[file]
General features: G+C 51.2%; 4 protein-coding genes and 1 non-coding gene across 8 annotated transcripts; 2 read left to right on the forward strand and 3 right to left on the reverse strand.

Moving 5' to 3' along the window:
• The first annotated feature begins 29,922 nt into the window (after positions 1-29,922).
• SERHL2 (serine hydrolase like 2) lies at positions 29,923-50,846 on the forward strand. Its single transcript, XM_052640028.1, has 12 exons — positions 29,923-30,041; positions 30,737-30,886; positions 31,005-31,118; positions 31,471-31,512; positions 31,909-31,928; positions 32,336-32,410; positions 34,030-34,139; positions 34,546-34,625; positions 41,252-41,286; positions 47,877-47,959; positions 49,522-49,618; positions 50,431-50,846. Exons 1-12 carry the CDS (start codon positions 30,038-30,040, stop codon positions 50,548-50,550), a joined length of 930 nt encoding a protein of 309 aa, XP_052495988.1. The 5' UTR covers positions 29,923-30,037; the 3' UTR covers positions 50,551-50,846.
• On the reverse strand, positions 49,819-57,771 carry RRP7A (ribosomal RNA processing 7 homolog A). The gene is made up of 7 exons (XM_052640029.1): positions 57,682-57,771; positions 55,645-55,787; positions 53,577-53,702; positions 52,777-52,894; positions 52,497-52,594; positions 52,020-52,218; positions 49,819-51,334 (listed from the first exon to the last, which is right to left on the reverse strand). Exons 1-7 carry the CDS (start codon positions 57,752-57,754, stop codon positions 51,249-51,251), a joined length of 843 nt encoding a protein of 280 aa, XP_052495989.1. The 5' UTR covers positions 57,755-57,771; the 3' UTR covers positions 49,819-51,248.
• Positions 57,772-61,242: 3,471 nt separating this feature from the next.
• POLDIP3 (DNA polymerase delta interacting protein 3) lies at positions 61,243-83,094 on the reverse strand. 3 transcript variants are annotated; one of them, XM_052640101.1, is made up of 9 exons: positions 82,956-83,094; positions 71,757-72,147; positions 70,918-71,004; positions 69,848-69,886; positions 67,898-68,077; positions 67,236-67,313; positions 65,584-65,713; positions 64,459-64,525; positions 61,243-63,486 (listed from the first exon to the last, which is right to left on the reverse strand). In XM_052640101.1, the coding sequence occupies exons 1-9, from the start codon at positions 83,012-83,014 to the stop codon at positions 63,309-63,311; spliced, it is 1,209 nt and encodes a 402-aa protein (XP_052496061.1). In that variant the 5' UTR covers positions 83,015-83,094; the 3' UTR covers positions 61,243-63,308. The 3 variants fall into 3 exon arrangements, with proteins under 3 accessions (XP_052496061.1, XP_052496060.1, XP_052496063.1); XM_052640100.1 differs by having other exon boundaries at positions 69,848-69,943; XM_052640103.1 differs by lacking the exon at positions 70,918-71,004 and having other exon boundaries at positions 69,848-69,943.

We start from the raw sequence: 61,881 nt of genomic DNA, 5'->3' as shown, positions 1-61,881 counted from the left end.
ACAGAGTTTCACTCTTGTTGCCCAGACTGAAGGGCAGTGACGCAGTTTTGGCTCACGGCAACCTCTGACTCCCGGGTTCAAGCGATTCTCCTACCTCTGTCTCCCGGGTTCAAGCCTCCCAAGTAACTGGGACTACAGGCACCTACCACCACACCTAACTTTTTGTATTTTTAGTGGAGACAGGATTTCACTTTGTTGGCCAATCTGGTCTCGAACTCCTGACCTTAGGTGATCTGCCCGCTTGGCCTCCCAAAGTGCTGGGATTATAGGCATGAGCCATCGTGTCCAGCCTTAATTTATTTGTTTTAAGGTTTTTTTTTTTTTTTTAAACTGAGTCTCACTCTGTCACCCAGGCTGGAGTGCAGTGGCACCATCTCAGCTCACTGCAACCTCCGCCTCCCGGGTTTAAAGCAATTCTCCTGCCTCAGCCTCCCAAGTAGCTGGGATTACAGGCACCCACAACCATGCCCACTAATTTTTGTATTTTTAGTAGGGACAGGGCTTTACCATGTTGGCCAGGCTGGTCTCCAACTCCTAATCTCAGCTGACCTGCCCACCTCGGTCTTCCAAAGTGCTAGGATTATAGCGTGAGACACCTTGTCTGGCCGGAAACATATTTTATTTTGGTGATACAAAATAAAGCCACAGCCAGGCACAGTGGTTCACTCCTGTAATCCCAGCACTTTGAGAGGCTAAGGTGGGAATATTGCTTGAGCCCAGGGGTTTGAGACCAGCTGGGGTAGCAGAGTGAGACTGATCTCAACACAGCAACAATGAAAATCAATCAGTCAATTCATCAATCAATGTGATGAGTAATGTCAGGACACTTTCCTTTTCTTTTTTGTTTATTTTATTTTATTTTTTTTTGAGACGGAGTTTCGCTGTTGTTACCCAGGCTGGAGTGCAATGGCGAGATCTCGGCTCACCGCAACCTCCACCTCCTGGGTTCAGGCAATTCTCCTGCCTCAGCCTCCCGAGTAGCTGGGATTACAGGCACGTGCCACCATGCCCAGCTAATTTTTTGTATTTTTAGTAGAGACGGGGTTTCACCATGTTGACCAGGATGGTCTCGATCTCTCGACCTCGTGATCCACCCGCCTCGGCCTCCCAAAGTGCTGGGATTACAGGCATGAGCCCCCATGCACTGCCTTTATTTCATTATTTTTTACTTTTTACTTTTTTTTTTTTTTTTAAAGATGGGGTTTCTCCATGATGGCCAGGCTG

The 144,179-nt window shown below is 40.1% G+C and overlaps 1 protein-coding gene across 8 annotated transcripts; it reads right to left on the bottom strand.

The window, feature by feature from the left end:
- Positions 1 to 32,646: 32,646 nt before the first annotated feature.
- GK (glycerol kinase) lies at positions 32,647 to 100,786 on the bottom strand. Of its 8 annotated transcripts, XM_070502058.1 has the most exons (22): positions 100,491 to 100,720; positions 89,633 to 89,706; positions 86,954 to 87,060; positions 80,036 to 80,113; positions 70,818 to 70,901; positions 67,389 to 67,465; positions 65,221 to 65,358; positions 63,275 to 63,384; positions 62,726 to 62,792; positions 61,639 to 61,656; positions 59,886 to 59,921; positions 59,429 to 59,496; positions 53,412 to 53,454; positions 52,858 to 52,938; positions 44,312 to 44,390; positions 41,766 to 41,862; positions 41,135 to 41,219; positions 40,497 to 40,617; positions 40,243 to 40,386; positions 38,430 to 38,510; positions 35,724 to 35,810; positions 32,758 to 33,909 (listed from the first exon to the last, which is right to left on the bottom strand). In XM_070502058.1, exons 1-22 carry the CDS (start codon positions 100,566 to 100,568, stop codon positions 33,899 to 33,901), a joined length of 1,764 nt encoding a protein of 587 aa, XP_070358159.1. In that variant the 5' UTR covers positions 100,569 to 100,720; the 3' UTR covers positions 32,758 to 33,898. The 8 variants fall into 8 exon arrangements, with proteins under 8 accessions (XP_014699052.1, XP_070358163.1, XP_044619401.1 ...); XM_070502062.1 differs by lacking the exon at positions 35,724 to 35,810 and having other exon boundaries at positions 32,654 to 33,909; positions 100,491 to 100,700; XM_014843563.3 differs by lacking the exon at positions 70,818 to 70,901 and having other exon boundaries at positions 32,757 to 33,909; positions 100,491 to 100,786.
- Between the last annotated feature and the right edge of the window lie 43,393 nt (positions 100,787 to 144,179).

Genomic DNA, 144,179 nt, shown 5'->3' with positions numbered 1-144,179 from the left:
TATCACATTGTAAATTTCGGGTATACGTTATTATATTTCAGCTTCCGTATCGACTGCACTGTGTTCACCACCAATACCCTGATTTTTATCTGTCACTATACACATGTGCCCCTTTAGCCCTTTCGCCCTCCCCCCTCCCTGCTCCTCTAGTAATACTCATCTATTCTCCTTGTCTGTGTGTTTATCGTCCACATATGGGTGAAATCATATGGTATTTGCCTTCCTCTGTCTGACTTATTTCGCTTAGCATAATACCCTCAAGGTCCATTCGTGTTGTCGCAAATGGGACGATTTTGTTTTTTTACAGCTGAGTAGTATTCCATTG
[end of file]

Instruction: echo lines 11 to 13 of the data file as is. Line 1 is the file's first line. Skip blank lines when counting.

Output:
The window, feature by feature from the left end:
- Positions 1 to 32,646: 32,646 nt before the first annotated feature.
- GK (glycerol kinase) lies at positions 32,647 to 100,786 on the bottom strand. Of its 8 annotated transcripts, XM_070502058.1 has the most exons (22): positions 100,491 to 100,720; positions 89,633 to 89,706; positions 86,954 to 87,060; positions 80,036 to 80,113; positions 70,818 to 70,901; positions 67,389 to 67,465; positions 65,221 to 65,358; positions 63,275 to 63,384; positions 62,726 to 62,792; positions 61,639 to 61,656; positions 59,886 to 59,921; positions 59,429 to 59,496; positions 53,412 to 53,454; positions 52,858 to 52,938; positions 44,312 to 44,390; positions 41,766 to 41,862; positions 41,135 to 41,219; positions 40,497 to 40,617; positions 40,243 to 40,386; positions 38,430 to 38,510; positions 35,724 to 35,810; positions 32,758 to 33,909 (listed from the first exon to the last, which is right to left on the bottom strand). In XM_070502058.1, exons 1-22 carry the CDS (start codon positions 100,566 to 100,568, stop codon positions 33,899 to 33,901), a joined length of 1,764 nt encoding a protein of 587 aa, XP_070358159.1. In that variant the 5' UTR covers positions 100,569 to 100,720; the 3' UTR covers positions 32,758 to 33,898. The 8 variants fall into 8 exon arrangements, with proteins under 8 accessions (XP_014699052.1, XP_070358163.1, XP_044619401.1 ...); XM_070502062.1 differs by lacking the exon at positions 35,724 to 35,810 and having other exon boundaries at positions 32,654 to 33,909; positions 100,491 to 100,700; XM_014843563.3 differs by lacking the exon at positions 70,818 to 70,901 and having other exon boundaries at positions 32,757 to 33,909; positions 100,491 to 100,786.